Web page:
Subscribe to Blog via Email

Gib Deine E-Mail-Adresse an, um diesen Blog zu abonnieren und Benachrichtigungen über neue Beiträge via E-Mail zu erhalten.

Kommentare (13)

  1. #1 Thomas
    10. März 2017

    Must be Finnish (no Russian) patterns. The crossed out circle and the Phi-like character standing for a/o, with to dots for ä/ö.

  2. #2 Thomas
    10. März 2017

    If there is no Finnish speaker, a simple substitution solver based on Finnish tri-/quadgrams (http://practicalcryptography.com/cryptanalysis/letter-frequencies-various-languages/finnish-letter-frequencies/) could break the ciphertext.

  3. #3 anderer Michael
    10. März 2017

    The most frequent Finnish letters are “a”, “i” and”t”.

  4. #4 leser
    11. März 2017

    I’d say it’s finnish.
    – I doubt a Russian would use “Waasa” since it alludes to the swedish dynasty, considered sort of an arch enemy to Russia (note the renaming to the name of the just decased czar)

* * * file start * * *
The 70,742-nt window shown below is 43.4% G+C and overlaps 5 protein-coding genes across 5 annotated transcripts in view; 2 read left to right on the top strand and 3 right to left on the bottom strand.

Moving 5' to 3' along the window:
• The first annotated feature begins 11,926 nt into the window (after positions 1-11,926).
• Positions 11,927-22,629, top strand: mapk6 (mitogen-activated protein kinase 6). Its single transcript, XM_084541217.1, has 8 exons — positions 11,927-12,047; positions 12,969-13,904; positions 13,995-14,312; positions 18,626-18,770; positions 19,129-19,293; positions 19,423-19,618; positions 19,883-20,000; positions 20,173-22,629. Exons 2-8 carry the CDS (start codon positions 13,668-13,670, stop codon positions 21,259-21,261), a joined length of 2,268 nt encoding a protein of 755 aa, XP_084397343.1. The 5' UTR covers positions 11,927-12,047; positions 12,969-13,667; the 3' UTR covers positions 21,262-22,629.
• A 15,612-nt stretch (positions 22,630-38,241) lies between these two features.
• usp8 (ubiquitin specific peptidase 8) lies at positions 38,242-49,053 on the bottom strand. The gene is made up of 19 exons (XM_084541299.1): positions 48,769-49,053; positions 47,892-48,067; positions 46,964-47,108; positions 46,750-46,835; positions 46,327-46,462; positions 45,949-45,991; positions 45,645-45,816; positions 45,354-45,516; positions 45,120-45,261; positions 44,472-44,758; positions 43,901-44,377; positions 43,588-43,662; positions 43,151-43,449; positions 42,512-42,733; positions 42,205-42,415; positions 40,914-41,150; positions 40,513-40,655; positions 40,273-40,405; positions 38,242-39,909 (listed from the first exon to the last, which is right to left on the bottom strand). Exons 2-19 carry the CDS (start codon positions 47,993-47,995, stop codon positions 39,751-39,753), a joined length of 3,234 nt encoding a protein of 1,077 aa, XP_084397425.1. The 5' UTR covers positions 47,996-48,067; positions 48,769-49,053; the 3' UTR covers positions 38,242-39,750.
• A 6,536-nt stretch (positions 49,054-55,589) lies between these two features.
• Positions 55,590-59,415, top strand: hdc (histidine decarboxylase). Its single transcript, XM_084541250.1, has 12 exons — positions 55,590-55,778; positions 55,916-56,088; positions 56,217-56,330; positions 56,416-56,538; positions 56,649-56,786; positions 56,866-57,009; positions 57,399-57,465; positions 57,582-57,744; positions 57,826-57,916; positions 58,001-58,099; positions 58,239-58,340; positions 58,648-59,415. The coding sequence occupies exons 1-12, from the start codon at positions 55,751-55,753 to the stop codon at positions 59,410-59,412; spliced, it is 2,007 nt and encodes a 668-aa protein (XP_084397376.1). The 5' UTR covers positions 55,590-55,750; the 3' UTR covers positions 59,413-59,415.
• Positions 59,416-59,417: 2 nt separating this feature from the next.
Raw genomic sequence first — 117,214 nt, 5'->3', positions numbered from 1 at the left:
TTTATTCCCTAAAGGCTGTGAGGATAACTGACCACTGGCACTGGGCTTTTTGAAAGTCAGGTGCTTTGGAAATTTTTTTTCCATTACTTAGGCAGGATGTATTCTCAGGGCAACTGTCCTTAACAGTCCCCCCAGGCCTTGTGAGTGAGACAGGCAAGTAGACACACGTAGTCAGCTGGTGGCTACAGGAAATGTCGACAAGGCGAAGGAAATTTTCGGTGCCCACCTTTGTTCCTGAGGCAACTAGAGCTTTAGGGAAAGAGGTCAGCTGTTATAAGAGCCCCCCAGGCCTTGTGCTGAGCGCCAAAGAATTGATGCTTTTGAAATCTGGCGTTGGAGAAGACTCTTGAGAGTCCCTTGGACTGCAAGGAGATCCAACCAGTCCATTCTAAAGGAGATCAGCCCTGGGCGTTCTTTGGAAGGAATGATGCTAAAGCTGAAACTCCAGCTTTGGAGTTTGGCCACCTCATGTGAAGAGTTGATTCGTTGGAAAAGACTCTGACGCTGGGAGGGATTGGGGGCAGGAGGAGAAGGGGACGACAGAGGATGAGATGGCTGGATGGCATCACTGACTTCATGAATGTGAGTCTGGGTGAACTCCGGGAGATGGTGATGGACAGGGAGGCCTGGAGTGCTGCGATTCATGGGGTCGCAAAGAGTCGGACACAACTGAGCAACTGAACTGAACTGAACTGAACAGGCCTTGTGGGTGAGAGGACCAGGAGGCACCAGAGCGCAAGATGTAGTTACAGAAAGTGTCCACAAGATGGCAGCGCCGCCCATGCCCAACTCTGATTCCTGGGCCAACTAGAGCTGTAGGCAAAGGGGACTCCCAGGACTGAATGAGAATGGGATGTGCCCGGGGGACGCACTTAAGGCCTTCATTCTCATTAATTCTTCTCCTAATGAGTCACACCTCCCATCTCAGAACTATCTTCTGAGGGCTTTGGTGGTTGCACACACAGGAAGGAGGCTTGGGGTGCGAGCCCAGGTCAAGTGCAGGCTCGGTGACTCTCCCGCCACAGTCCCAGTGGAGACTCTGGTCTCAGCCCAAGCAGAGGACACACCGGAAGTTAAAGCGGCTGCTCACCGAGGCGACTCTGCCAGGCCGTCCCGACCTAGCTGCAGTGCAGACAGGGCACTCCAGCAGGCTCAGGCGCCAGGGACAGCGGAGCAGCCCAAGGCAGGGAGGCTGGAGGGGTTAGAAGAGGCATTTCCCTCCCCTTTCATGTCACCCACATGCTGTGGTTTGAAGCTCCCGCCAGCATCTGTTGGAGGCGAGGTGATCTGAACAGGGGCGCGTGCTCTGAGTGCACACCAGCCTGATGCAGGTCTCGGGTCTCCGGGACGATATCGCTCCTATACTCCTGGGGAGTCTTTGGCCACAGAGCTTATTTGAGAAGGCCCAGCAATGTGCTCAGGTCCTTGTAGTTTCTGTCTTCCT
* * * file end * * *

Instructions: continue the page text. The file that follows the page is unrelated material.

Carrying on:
– OTOH a Finnish person may be expected to use the old name as subtle protest
    – a Swedish person would have used the swedish spelling of (W/V)asa
    – the name of the street uses the finnish abbreviation (“-k.” for kattu, the finnish loan of swedish “gata”)
    – a Russian most likely would have written the address in cyrillic letters as well, not latin — not only was forced russification still an issue in 1906, but one certainly could expect post office employees in Finland to be able to read a cyrillic address in all parts of the empire. That “Finlandia” was written in cyrillic letters would be the minimal requirement to get the letter out of Russia proper.
    – the latin letters look much more fluent than the cyrillic ones (and those are just “Finlandia” twice)

  5. #5 Thomas
    11. März 2017

    Moreover, the index of coincidence is 0,072. (Finnish: 0,073; Russian: 0,056).

    A transcryption (not regarding the dots above two chars, the commas seem to be word separators):

    ABCDB VQRB ATQG
    SBCDBD ECBFBD GHIJDBD
    FKCBL FBMJNNBD STDM
    IBKOECHIBD STDM
    CDVKCS CHI FCD GJ
    VEQHMECHI NCR LKBQSCVBN
    IBKOBD KBCGB CHI DTHI ITQGB
    CHI MTDD DJHI DCHIR GTVBD UTDD
    SQ FBMJNNGR BKGR DJHIBCDBD FKCB
    IBKOECHI GBC VBVKQGGR QDS
    VBMQGGR UJD SBCDBN ITDG

  6. #6 Torbjörn Andersson